I donít know if youíve picked up on this phenomenon or not, but we as a society are rather list-driven. Or perhaps I should only speak for myself and not generalize. Forgive me. I am list-driven and for good or for ill I find myself unable to extricate my life from the rigors of list making as a means to organize my thoughts, my goals, my tasks and just about everything else.
Take for instance the notorious Grocery List. Motivated by a desire to have a structured grocery shopping experience, I create some type of grocery list each week to assist me in the noble task of feeding my brood. Throughout the course of the week, various individuals frequently announce to me when we are running low or completely out of certain key items that are staples in our home. Take chocolate for instance, or toilet paper, fruit snacks or spinach Ė at any given moment someone might remark casually that we need more of one of these items. My response to this information routinely is, ďAdd it to the list.Ē The list is usually in the kitchen, although in their defense it might be in the bathroom or the living room since I am rather unpredictable. So adding it to the list might take a bit of effort. However, upon returning home from a shopping trip, I invariably fail to produce something that was needed. When confronted about this, I ask again simply, ďWas it on the list?Ē Enough said. The defense restsÖ.
Then thereís the proverbial To-Do List. This creature seems to never end and instead simply morphs from one incarnation to another. Sometimes it is a highly organized digital spreadsheet with deadlines and synopses of each item. Sometimes it takes the shape of a napkin with scribbled shorthand stuffed hastily into the pocket of my hoodie. Mostly, it looks like scraps of notepads crossed out and circled and starred and underscored, barely decipherable without a background in cold war code breaking. But all these variations on a theme represent the tasks and jobs and duties that I have to pay attention to in many different venues. Some are related to the house and yard, some are work related, some are hobbies and recreational. Collectively these lists keep me focused and productive as well as stressed and frazzled.
Not to be forgotten is the Bucket List. This one tends to be less dynamic than the first two, and often remains constant over the course of months and even years. Since many of the items on my bucket list are Life Goals, it stands to reason that it may actually take a lifetime to achieve some of them. As I wrote this column, I took out my bucket list and checked it for good measure. I have made real authentic progress towards two items on there and this discovery made my day! One goal on the Bucket List was to take our entire family to Disney World and we are busy planning that trip at this very moment. That particular item, though not yet complete is at least into the tangible stage and not just a dream so I highlighted it. That seems fair. Another item on there was to take a lesson to spin wool on a spinning wheel. I have wanted to learn how to do this for a long time and I finally scheduled my class. So even though I technically donít know how to do this yet, I highlighted that one too because the plan is in motion and Iím confident that I will learn.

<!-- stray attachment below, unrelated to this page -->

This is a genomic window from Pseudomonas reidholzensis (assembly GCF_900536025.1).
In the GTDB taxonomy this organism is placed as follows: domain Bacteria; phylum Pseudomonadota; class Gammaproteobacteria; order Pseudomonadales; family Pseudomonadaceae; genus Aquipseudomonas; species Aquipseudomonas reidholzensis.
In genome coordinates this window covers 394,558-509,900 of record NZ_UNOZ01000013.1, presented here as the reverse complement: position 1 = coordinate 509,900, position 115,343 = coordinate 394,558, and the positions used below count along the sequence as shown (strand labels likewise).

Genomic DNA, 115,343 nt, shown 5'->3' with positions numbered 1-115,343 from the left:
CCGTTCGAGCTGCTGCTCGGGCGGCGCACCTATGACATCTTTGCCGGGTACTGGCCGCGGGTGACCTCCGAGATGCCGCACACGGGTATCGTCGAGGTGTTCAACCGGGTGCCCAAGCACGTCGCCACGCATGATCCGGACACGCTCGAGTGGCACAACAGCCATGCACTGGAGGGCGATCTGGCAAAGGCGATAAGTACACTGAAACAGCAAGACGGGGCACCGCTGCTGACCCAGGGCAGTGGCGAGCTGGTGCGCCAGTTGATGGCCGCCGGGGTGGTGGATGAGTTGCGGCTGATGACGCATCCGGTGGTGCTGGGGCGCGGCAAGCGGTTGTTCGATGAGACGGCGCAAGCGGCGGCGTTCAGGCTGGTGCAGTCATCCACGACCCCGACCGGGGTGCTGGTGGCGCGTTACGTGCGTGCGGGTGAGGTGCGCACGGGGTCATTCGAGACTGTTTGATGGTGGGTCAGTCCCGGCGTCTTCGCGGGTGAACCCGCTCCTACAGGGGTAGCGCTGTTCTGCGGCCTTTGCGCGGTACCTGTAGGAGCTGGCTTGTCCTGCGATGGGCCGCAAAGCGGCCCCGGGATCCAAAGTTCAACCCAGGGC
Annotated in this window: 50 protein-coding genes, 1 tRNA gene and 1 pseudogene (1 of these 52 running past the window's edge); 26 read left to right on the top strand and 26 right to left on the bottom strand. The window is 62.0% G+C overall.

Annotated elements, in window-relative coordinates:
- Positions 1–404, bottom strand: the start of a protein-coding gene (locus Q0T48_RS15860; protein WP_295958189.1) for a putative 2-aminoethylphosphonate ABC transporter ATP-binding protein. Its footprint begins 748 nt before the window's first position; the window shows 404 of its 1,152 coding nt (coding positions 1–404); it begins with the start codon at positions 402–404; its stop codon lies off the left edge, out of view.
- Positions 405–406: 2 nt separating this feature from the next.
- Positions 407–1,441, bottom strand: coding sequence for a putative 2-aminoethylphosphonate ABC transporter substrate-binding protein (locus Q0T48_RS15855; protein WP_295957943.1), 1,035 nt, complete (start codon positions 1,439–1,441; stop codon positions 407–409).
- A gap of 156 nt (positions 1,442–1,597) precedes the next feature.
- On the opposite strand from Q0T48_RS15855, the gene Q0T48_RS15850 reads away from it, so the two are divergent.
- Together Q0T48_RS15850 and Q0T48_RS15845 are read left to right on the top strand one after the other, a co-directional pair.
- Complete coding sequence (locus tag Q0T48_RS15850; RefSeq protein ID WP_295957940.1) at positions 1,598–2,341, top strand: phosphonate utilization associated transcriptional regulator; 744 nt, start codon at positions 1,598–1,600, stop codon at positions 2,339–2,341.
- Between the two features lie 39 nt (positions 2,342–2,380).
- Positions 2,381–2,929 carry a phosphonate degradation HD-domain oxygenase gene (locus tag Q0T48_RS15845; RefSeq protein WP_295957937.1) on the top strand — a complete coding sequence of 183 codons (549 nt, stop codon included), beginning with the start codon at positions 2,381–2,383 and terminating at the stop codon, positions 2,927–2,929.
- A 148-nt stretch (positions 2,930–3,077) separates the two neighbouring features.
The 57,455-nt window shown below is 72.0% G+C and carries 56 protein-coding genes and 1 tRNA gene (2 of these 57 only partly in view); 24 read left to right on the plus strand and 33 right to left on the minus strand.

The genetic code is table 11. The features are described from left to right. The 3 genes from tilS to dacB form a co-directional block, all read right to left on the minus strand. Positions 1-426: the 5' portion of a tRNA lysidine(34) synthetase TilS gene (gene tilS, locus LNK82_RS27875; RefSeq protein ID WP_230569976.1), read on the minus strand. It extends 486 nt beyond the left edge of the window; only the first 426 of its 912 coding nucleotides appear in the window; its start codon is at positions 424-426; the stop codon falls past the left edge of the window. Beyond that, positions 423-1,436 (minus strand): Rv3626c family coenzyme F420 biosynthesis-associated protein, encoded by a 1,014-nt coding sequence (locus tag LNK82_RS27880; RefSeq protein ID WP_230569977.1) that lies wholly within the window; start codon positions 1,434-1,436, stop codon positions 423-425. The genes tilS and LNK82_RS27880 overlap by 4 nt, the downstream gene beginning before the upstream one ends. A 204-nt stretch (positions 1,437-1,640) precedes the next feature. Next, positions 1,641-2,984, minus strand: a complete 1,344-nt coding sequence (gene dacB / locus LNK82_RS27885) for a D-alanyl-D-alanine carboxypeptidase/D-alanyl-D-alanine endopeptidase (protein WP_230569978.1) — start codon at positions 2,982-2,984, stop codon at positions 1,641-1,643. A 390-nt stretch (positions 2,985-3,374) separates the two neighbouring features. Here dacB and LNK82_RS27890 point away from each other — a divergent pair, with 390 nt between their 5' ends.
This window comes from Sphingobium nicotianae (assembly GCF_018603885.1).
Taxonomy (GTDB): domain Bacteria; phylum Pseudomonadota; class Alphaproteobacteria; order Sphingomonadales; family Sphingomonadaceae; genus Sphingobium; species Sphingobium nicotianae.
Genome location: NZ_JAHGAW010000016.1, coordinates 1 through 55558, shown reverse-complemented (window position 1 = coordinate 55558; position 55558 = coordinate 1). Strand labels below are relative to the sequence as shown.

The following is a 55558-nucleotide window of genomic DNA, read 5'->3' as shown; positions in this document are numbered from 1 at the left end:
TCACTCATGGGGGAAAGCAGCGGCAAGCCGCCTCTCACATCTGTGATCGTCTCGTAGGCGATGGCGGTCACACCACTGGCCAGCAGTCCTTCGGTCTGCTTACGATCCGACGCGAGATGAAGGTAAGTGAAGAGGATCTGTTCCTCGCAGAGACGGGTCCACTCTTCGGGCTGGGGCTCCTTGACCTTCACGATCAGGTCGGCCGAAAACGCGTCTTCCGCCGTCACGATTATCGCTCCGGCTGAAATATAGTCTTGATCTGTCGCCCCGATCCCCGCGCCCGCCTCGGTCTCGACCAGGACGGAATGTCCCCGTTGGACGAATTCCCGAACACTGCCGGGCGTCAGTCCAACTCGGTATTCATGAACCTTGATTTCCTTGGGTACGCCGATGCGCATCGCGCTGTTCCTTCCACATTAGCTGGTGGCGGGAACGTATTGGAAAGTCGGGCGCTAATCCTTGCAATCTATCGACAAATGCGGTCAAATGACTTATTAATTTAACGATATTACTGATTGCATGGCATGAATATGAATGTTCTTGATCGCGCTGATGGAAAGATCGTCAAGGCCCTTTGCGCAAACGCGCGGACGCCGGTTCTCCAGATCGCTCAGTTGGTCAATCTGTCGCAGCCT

Even as I write this column, I realize that I have produced yet another list: a list of the lists that govern my life. How ironic. As I reflect about my penchant for creating lists, I think of a passage in the Bible that makes me smile. The Psalmist says that God knows all about my troubles, that he has kept a record of every tear that I cry and listed each one in his book. I am not the only list-keeper it would seem. And when Iím drowning and floundering in the demands placed upon me by myself or others, I can be glad that my loving heavenly Father is keeping close track of it all!